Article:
Mom, I want to be an artist!
Notes on the status of some workers in the image production field, here and now.
Representation as communication and as (re)production of reality(ies)
You should better take a competitive examination, baby.... as smart as you are ... you could get any career ...I do not know ... you might have a vocation, but you could also do it as a hobby, don’t you? ... It’s up to you ... but you'll die of hunger!
This was (and still remains), more or less, the reaction of our closest (especially if we are born in the bosom of a working class family with a distant or nonexistent relationship to any field of cultural production) to the answer to our uncertain future career.
The truth is that in the current conditions of production of representation within the Spanish state, practically in all its aspects (especially in the most critical and/or less commercial ones), some of their dark expectations are met. In what mom was wrong, however, is in thinking that instability, deregulation and limited or lack of remuneration for the work done would only affect those “creative”, “less serious” jobs that, in many cases, didn’t/doesn’t have even the social consideration of "employment" and that also appeared linked to forms of life, at least, "irregular" and rather unfavourable for social promotion.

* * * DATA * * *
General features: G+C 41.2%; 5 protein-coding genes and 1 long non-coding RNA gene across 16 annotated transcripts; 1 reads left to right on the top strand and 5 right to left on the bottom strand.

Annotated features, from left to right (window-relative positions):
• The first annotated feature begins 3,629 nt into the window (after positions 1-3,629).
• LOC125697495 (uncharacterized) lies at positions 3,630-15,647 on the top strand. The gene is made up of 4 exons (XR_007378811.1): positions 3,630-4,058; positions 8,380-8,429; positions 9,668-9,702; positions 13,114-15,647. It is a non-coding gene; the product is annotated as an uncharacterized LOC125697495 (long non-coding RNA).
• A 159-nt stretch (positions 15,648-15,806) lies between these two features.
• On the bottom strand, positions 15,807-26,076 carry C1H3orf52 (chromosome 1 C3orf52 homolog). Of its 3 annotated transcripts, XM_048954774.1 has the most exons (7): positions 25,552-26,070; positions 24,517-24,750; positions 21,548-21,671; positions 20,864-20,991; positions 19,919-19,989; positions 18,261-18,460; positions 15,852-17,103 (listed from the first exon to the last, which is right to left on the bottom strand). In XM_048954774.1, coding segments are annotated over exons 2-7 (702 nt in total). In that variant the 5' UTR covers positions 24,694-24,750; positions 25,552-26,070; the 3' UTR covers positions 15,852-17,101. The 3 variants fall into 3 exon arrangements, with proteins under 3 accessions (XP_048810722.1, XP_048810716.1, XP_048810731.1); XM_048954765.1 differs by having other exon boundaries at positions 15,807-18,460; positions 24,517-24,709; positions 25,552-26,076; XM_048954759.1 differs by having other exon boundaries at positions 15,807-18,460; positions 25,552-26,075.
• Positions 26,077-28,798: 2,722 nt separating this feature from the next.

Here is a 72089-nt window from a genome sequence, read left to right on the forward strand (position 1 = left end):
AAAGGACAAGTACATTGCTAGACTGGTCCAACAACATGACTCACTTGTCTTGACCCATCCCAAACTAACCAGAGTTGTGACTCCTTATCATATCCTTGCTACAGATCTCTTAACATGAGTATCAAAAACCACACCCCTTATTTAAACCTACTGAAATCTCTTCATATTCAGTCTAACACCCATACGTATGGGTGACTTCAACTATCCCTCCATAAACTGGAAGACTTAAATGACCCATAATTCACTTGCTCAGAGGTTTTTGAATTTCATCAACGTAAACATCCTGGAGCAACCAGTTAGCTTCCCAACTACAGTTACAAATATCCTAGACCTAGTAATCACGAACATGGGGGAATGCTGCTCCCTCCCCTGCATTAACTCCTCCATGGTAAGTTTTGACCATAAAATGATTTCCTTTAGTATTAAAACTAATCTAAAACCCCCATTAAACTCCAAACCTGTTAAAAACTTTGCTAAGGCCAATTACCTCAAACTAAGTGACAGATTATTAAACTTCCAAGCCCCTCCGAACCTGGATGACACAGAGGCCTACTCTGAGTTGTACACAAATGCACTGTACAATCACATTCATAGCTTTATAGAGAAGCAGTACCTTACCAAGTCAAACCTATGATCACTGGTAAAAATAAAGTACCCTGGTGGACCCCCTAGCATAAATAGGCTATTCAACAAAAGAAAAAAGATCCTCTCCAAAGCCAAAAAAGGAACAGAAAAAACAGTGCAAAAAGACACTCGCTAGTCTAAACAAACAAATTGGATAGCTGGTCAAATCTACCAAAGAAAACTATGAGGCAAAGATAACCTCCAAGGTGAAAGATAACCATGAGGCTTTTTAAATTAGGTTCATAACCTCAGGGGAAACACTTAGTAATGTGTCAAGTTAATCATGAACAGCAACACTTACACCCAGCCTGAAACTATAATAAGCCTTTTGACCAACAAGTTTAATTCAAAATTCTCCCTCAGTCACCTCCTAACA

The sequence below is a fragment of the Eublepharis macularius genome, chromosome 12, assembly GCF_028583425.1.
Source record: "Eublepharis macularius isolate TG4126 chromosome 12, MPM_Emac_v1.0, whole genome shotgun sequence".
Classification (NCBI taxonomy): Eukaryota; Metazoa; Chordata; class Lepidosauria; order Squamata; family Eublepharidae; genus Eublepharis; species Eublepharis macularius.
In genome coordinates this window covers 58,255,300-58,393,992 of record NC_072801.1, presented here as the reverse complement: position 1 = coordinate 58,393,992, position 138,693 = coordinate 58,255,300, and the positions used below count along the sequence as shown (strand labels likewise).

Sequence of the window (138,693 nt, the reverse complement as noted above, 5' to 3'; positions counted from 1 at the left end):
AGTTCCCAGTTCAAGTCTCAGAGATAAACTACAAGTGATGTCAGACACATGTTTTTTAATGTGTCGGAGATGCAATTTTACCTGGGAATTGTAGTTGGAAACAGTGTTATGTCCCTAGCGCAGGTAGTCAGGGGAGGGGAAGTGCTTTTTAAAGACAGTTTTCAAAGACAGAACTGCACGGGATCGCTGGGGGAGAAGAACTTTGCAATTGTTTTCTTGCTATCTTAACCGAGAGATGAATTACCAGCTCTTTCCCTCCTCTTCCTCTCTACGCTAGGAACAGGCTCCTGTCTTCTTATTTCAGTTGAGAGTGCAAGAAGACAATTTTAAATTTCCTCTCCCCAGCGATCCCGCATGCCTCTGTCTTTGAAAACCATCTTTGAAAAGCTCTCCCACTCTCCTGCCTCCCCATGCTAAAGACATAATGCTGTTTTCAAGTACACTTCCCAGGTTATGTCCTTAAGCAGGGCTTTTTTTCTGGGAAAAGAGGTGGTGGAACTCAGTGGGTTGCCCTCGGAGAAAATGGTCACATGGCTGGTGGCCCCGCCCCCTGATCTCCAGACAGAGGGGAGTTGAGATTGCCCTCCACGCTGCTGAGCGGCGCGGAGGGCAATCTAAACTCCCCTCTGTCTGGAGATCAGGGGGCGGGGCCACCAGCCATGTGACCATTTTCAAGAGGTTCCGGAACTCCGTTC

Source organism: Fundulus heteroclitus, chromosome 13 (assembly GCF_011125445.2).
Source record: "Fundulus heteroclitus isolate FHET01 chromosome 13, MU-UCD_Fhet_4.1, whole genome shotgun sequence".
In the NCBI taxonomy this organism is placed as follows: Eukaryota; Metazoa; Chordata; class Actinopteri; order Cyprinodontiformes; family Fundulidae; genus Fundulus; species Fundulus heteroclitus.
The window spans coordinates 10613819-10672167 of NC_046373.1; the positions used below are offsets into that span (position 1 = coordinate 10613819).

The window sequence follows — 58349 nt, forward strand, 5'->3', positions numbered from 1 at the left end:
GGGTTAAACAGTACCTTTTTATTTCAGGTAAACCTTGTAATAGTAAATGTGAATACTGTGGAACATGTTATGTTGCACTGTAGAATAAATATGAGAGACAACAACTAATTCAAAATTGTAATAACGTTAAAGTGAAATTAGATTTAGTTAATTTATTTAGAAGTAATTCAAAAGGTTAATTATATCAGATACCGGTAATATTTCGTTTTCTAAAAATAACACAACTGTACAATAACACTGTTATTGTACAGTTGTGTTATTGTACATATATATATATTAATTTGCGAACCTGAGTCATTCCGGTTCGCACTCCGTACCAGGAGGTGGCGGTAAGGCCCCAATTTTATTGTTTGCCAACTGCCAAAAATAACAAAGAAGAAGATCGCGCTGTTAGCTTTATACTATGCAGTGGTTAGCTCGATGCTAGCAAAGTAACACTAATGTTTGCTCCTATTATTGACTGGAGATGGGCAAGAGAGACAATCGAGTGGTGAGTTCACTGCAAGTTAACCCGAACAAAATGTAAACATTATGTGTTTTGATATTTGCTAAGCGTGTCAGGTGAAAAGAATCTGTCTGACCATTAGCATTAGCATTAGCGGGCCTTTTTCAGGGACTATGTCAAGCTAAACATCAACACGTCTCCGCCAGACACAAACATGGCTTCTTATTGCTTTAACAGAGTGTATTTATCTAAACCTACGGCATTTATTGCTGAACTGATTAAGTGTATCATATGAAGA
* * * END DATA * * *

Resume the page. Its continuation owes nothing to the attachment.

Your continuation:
Even so, we persevere, and after a period of studies more or less related to image or self-taught education, we are immersed in a work without timetables or recognition, often without a contract, a "job" which is not considered as "employment ", a sort of “indefinite volunteering” that leans on a dubious and egotistic conception of talent from which we are expected to get tired of sooner or later.
*This text is part of the book "A la deriva por los circuitos de la precariedad femenina" edited by Precarias a la Deriva (Traficantes de Sueños, Madrid, 2004).